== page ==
My friend Doug Yeager, a music manager and longtime folky said, “You gotta see him to believe him.” So there I sat in the dark, a candle the only atmospheric light, waiting for a guy I’d met briefly years ago, had heard about for years, but had never seen work. He was known as a musician supreme, but that doesn’t come close to describing him. He’s a composer of serious music,composes film scores and dramatic theater, such as the music for Arthur Miller’s After The Fall; turns out symphonies too, he really is into world music for all occasions. Patience isn’t one of my virtues. I was becoming nudgy when, with a burst of fierce energy, the dynamo roared in. The chatter, the clinking of glasses stopped abruptly. The was a stillness in the room and the diminutive bundle of enthusiasm, David Amram smiled, “Welcome to The Cornelia Street Stadium.”
That’s the way the night began. There he was, the man himself, shedding his coat, whistles and reeds spilling from his pockets, paper sticking out of his trousers, a real live Beat from way back, who to this day still travels the world’s music. He plays it all with an assortment of instruments that he has picked up on his journeys and after our exhausting night, me never him, I can tell you that he plays it all wonderfully. He’s always got side men who just seem to arrive, summoned by hidden forces, happy to play with him. Tonight’s guests included a bass, piano, drums, and a special young man on the bongos. David, when the spirit moves him, will get up and lead the acoustic clapping, engaging one and all in his symphony. He’s really the pied piper of Greenwich Village, the mad hatter without a hat, a leprechaun, and Ol’ Man Mose rolled into one. He is a star burst all by himself and makes the Greenwich Village night richer and deeper.
During David’s played Duke and Charley Parker, ditties from Egypt on his penny whistle, thumbed on an African drum, and fantasized his own musical impressions. Between numbers, sometimes during, a rush of spontaneous inspiration, a torrent of words spread forth like lava pouring from a volcano. At 83, he has a fertile quicksilver memory and the stories just keep coming. Something is bound to twig Jack Kerouac, Monk, Dylan Thomas, Woody Guthrie or Bob Dylan. He’s not name-dropping. Those were the guys in the stories. He also walks you back to the old Village haunts like Hell’s Bells, The Red Lion, The Kettle of Fish, and the San Remo.
The special young man playing the bongos behind him Amram was his youngest son. All of a sudden a guy walks out of the audience with a strange looking instrument. Turned out to be a glockenspiel. Jazz on a glockenspiel? He was terrific, playingtwo numbers with David; he then picked up and disappeared into the darkness. It was that kind of night. A little later, a visitor from D.C., David Coles, a producer of the PBS News Hour, got up and read a piece he had done about David in the ‘60s. He had been a bartender at Hell’s Bell’s when he first ran into Mr. Amram and describes him as a hipster, bar hopper, a night invader of the first water, a prowler musician, prodigious storyteller, much as he is today. His riff on David Amram, like the Jazz that had been streaming all night,was met with glad hands.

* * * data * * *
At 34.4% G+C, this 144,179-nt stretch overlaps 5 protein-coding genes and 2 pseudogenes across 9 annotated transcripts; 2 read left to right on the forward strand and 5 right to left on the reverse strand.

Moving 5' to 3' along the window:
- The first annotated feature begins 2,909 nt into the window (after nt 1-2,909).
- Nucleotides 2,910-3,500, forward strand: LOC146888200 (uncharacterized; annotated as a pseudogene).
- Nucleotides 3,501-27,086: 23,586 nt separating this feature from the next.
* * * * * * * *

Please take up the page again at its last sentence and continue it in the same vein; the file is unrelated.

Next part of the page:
David Coles took his bow as the next guest nodded to the “pixie maestro,” and stepped into the limited light. Marley Kaman smiled confidently to the audience. “She has to leave early,” said David,introduced her, then proceeded to scat a fare-thee-well to Marley,improvising verse after verse of praise and good will towards her, bidding her to sing well …sleep well and God knows what else …all in good spirit and full of surprise. You could feel the mutual affection between them. She versed right back at him. Finally, Marley sang and it was worth the wait. She’s a uniquely soulful and affecting lyrical Jazz singer. She did two numbers. Sang one, scat the other then tiptoed off to a rousing send off by the small but enthusiastic audience. David promised that she’d be back on a future First Monday. It would be worth a return trip for me.
David Amram he is a fixture at the Cornelia Street Café, where you can catch him every First Monday of the month. He does not disappoint. He’s the past, the present and the future. He’s a blast. Go see for yourself.
The Cornelia Street Café
“Small is all. It really is all you need,” said Robin Hirsch, echoing David Amram’s exaggeration, “Welcome to the Cornelia Street Stadium.” Mr. Hirsch, the founder of the café and now with two partners, the man still responsible for it’s continued success, beamed with a parent’s pride. “We opened in 1977 with a smile and a promiseand watched it become a magnet for artistic accomplishment as well as a good place to eat well…We started with a toaster oven and a cappuccino machine. Now we have two full kitchens, state of the art, and are listed among New York’s award winning eating places.”
The popular gem of a restaurant/entertainment palace, is at 29 Cornelia Street, off the corner of Bleecker,between 6thand 7th Avenue, in the heart of Greenwich Village. It’s long been the place to go to for tourists and locals alike and has been designated a cultural landmark. It’swhere songs are sung, poetry read, plays tested and cabaret blossoms and is open seven days a week with brunch on weekends. “We have 700 shows a year…It’s the genuine article. It is what it is and doesn’t pretend to be anything else. Down and dirty … Greenwich Village once and forever.”